In less than a decade, Wikipedia has grown from a frequently ridiculed experiment to one of the world’s most popular websites. The online encyclopedia has reached near-ubiquity among Internet users and is often invoked as a synecdoche for user-generated content communities, crowdsourcing, peer production, and Web 2.0. As such, it is hardly surprising that a number of high-impact statistics demonstrating the project’s unexpected success are frequently mentioned in the public sphere. As of April 2012, there have been 528 million edits made to the English-language version and a total of 1.29 billion edits across all language versions. Other commentators describe the project in terms of its article content, not the amount of work put into those articles, and such figures are equally daunting: 19 million encyclopedia articles contain 8 billion words in 270 languages, and the English-language Wikipedia alone has 3.9 million articles containing 2.5 billion words.
While most of these and other statistics are backed up by a substantial amount of empirical research, estimations of the total number of labor-hours contributed to Wikipedia are one notable exception. However, this has not stopped champions of the project from stating with more and less certainty that Wikipedia is one of the largest projects in human history…
…[A] well-documented and often-repeated labor hour estimation is that of the Empire State Building, which took 3,000 laborers a total of 7 million labor-hours to construct. Figures for the construction of the Channel Tunnel report a total 170 million labor-hours, while estimations of the Great Pyramid at Giza range from 880 million to 3.5 billion labor-hours. The first edition of the Encyclopedia Britannica was written and published by 3 employees authoring 24 pages a week for 100 weeks, which is around 12,000 labor-hours assuming 40 hour work week…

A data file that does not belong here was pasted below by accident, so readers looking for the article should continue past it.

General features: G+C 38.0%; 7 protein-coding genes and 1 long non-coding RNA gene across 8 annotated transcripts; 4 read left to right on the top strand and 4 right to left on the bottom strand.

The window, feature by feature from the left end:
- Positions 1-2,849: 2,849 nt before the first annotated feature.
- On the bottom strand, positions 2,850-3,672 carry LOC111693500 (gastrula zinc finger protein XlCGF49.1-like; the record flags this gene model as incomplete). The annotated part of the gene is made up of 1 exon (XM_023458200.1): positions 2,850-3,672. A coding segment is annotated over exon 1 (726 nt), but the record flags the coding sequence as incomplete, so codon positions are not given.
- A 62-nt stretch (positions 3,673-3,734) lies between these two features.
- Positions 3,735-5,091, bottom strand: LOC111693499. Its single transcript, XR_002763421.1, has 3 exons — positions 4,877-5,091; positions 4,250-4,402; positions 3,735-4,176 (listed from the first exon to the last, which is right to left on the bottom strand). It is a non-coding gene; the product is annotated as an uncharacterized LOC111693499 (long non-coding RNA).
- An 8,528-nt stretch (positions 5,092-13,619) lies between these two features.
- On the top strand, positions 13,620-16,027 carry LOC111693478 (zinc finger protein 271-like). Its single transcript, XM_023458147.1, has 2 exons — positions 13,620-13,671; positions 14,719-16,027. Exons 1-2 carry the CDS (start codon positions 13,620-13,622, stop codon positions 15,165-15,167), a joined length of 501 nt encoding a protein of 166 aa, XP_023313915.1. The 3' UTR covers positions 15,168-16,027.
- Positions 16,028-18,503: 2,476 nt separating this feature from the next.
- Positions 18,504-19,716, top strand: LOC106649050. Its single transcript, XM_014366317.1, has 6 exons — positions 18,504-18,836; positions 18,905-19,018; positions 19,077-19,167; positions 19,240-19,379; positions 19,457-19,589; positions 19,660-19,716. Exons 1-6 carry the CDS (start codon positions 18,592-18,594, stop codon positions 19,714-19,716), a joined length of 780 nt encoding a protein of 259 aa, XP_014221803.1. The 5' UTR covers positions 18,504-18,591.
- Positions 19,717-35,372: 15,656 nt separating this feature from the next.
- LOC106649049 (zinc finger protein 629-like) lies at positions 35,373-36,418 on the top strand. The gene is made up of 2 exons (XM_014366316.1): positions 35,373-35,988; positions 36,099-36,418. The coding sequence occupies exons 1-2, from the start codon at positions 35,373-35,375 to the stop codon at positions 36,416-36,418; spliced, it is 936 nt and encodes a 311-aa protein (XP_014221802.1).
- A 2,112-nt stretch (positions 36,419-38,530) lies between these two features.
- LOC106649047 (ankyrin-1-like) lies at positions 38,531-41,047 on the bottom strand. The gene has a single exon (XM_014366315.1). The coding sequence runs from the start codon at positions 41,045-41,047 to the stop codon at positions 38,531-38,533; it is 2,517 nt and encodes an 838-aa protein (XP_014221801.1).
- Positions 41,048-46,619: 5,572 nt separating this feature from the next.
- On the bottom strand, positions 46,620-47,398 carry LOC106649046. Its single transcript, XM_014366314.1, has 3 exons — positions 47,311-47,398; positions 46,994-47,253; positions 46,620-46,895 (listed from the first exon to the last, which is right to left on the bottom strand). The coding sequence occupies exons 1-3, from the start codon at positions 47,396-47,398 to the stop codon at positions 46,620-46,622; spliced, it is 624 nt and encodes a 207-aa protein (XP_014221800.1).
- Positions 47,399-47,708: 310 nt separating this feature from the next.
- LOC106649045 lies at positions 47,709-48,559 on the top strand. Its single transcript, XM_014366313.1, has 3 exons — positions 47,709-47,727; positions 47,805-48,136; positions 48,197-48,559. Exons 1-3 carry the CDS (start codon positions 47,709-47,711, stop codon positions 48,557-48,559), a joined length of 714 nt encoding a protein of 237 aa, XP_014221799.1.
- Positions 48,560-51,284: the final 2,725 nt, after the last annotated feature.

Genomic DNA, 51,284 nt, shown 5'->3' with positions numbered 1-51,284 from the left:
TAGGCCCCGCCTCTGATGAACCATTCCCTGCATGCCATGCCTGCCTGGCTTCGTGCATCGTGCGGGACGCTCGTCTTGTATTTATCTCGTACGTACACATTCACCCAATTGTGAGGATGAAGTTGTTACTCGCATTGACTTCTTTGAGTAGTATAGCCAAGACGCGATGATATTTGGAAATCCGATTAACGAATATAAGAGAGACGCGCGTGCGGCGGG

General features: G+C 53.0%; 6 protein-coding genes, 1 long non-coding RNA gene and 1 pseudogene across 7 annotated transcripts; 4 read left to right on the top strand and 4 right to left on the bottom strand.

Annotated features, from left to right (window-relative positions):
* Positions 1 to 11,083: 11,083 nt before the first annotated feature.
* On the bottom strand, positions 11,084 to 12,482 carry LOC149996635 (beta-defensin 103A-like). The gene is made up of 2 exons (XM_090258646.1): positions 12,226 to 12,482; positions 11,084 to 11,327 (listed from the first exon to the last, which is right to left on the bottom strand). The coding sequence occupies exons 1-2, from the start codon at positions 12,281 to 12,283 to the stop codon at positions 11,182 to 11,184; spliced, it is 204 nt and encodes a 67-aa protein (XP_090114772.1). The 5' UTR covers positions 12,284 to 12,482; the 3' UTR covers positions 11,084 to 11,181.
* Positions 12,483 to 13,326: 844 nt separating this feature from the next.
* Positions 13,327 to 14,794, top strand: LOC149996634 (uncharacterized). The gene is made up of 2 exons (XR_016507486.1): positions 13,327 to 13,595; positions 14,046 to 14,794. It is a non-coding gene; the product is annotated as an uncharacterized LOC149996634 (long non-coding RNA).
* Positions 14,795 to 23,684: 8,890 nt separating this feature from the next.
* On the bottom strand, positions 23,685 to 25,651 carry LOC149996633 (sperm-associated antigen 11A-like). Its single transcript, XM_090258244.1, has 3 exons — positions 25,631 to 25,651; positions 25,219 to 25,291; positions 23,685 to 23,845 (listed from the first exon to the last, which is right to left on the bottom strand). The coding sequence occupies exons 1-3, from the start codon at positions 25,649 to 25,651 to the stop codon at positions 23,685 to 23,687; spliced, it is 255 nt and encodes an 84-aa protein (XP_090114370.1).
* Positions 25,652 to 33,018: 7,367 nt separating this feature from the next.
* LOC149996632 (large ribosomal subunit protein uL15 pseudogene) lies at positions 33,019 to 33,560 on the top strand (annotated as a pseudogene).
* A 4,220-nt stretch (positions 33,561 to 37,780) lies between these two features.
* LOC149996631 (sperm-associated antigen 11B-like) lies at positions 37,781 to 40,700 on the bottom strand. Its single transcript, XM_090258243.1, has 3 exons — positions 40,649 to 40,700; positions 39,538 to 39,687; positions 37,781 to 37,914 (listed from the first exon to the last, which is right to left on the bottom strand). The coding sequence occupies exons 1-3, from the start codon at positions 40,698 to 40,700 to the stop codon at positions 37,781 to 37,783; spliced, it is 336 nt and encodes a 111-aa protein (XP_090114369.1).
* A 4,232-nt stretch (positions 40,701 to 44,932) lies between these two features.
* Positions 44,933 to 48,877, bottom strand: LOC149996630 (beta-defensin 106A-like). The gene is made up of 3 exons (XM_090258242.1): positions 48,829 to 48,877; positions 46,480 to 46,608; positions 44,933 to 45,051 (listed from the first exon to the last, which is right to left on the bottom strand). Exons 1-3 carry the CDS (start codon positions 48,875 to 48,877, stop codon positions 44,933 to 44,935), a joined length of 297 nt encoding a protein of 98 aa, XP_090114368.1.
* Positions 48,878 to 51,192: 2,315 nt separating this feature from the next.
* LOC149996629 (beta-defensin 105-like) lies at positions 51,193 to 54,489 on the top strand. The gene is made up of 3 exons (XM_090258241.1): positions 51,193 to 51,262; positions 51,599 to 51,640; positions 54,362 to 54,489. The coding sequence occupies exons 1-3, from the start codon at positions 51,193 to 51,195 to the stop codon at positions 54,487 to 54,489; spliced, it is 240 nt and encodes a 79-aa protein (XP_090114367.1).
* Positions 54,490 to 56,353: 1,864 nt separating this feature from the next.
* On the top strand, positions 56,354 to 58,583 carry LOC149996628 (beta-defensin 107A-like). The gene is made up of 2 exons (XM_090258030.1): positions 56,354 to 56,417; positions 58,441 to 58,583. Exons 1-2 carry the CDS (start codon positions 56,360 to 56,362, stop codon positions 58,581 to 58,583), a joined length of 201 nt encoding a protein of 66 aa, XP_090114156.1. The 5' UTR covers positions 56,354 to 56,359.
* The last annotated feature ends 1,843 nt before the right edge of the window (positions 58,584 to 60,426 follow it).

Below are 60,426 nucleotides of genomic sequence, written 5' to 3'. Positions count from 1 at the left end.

…Summing the duration of all continuous editing sessions and single edit sessions, we identified 41,018,804 total labor-hours expended in the English-language version of Wikipedia… Extrapolating to all language version of Wikipedia based on the total number of edits made to each project, we estimate that 61,706,883 total labor-hours have been contributed in edit sessions for non-English language Wikipedias, for a total of 102,673,683 total labor-hours to all Wikipedia versions.
R. Stuart Geiger and Aaron Halfaker, Using Edit Sessions to Measure Participation in Wikipedia (PDF).
FJP: That’s approximately 11,720 years of peer production.
The idea of crowdsourcing geopolitical forecasting is increasing in popularity, and not just for spies.
Sharon Weinberger, BBC. Intelligence agencies turn to crowdsourcing.
Sharon’s talking about Intelligence Advanced Research Projects Activity, a US Government program that crowdsources geopolitical predictions.
Sharon suggests that the crowd may foresee events that we wouldn’t guess at otherwise, like these infamous examples:
The intelligence community has often been blasted for its failure to forecast critical world events, from the fall of the Soviet Union to the Arab Spring that swept across North Africa and the Middle East. It was also heavily criticized for its National Intelligence Estimate in 2002, which supported claims that Iraq had weapons of mass destruction.
The latest site, however, is their most interesting. It’s called Global Crowd Intelligence and its creators have catered to our (that is, human) desires for competition, games, and fun.
Indeed, what users wanted, it turned out, was something competitive, so that’s what the company has given them. The new website rewards players who successfully forecast future events by giving them privileged access to certain “missions,” and also allowing them to collect reputation points, which can then be used for online bragging rights. When contributors enter the new site, they start off as junior analysts, but eventually progress to higher levels, allowing them to work on privileged missions.
Appealing to people is, after all, a good way to solicit information from them.
Sharon looks elsewhere, too, where other crowds are making guesses of their own. At Wikistrat, a privately owned, self-titled Massively Multiplayer Online Consultancy (MMOC, seriously) has guessed at possible outcomes for Syria.
In the short term, I think the notion of crowdsourcing will be overvalued. Lots of companies that have no business going into crowdsourcing will get into it. But over 10 years, over the long term, the idea of crowdsourcing won’t even be distinguishable from editorial.